American economist Paul Krugman once famously said, “Productivity isn’t everything, but in the long run, it’s nearly everything.”
Productivity is the efficiency with which firms, industry, and the economy, convert inputs such as labour, capital, and raw materials, into income. It increases when output grows faster than input and is a crucial factor driving improved standards of living. Labour productivity, in particular, is essential in driving growth in living standards. Therefore, cities, regions, and countries devote extra time and effort to improve in this area.
Australia's labour productivity has grown steadily at approximately 1.4% over the past 15 years.  The performance of its regional and metropolitan areas, while positive, has been varied. Figure 1 shows labour productivity for Australia's capital cities and regional areas in 1997, 2007, and 2017. It reveals considerable differences in performance between the capital cities and regions.
Figure 1. Labour productivity
Over a period of 20 years, Regional Western Australia has by far enjoyed the highest labour productivity, at $164 per hour worked in 2017. Sydney led the major cities with a productivity of $93, Perth and Melbourne followed, both with $81. While Brisbane and Adelaide came in last with $77 and $74 respectively. The remaining regions' labour productivity range between $67 (Regional Victoria) and $94 (Northern Territory). These patterns in productivity reflect the different economic structures of regional and city economies. Regional Western Australia's high productivity is driven by iron ore and other mineral production. While Sydney's is largely due to its strong financial services sector.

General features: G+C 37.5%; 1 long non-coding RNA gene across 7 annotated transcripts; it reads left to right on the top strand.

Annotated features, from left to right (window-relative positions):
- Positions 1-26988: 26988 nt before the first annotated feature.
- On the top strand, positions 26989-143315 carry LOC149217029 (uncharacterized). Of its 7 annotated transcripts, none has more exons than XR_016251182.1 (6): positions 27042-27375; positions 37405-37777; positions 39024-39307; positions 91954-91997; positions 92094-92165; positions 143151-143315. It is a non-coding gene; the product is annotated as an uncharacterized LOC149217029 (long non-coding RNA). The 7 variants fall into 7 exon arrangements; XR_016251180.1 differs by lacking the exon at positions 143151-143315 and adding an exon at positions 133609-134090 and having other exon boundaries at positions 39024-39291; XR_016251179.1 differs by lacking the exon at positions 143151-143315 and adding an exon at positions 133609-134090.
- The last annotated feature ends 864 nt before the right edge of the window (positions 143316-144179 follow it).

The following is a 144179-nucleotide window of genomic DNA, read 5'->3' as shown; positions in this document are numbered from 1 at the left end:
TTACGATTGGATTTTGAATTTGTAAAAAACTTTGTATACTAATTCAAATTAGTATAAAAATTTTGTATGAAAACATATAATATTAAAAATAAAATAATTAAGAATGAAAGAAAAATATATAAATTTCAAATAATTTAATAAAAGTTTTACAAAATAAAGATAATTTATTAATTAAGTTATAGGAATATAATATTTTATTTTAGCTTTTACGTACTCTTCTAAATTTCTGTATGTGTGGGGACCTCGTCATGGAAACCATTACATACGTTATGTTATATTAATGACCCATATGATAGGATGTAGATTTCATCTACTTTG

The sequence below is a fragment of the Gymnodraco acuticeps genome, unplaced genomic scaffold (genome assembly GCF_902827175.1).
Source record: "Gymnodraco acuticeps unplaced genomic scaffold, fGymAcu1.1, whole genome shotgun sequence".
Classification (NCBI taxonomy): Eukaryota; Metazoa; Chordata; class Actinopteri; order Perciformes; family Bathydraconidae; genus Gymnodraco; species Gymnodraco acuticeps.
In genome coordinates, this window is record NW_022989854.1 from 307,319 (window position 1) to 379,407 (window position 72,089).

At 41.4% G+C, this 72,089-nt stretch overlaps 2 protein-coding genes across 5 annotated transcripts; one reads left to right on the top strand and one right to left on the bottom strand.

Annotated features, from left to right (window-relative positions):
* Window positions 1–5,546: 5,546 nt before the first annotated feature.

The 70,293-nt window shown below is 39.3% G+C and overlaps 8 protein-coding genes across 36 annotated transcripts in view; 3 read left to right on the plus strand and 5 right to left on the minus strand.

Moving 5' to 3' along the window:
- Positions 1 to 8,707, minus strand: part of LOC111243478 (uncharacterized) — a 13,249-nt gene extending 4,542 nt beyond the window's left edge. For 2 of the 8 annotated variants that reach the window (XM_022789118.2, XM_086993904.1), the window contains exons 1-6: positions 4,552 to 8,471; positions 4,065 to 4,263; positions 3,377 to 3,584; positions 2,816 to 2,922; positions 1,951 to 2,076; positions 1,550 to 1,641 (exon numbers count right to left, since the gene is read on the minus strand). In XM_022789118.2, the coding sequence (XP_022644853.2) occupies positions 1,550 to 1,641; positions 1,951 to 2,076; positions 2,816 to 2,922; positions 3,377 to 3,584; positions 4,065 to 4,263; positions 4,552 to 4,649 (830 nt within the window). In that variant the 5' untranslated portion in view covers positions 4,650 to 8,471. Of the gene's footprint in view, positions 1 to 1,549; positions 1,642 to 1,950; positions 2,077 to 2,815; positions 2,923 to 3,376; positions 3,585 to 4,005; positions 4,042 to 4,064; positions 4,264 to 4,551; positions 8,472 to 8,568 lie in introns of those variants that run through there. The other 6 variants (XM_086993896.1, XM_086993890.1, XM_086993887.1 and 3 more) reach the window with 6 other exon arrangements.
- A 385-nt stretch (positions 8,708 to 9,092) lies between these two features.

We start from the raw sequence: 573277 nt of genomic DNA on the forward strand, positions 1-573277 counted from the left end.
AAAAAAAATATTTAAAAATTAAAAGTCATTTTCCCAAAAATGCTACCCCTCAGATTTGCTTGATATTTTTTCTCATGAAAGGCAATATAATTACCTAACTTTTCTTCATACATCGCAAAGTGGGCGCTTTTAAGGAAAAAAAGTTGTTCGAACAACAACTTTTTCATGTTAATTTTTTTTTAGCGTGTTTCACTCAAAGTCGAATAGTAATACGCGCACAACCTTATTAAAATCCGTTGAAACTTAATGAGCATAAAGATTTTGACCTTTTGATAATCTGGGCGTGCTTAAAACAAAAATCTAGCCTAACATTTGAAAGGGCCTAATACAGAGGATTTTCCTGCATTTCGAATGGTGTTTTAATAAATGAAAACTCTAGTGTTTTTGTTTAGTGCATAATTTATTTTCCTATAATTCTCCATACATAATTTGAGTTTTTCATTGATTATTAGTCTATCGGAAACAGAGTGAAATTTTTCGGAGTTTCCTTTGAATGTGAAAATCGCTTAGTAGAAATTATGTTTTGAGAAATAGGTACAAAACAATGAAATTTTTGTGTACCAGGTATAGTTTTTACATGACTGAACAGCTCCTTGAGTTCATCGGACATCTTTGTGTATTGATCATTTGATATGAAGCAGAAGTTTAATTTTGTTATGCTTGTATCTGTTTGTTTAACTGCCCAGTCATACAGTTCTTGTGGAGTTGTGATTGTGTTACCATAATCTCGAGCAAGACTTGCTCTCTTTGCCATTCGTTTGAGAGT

In the last two decades, the productivity of Australia's cities and regions has diverged significantly. Excluding Regional Western Australia, the standard deviation of labour productivity across the country increased from $4-7 over the period. This divergence is mostly due to major cities increasing their labour productivity at a faster rate than smaller cities and regional areas. Mining production growth in Regional Queensland and Regional South Australia is responsible for the significant increases in labour productivity seen in these areas. This growth masks structural changes in their broader economies.
Figure 2. Industry structure  1996-97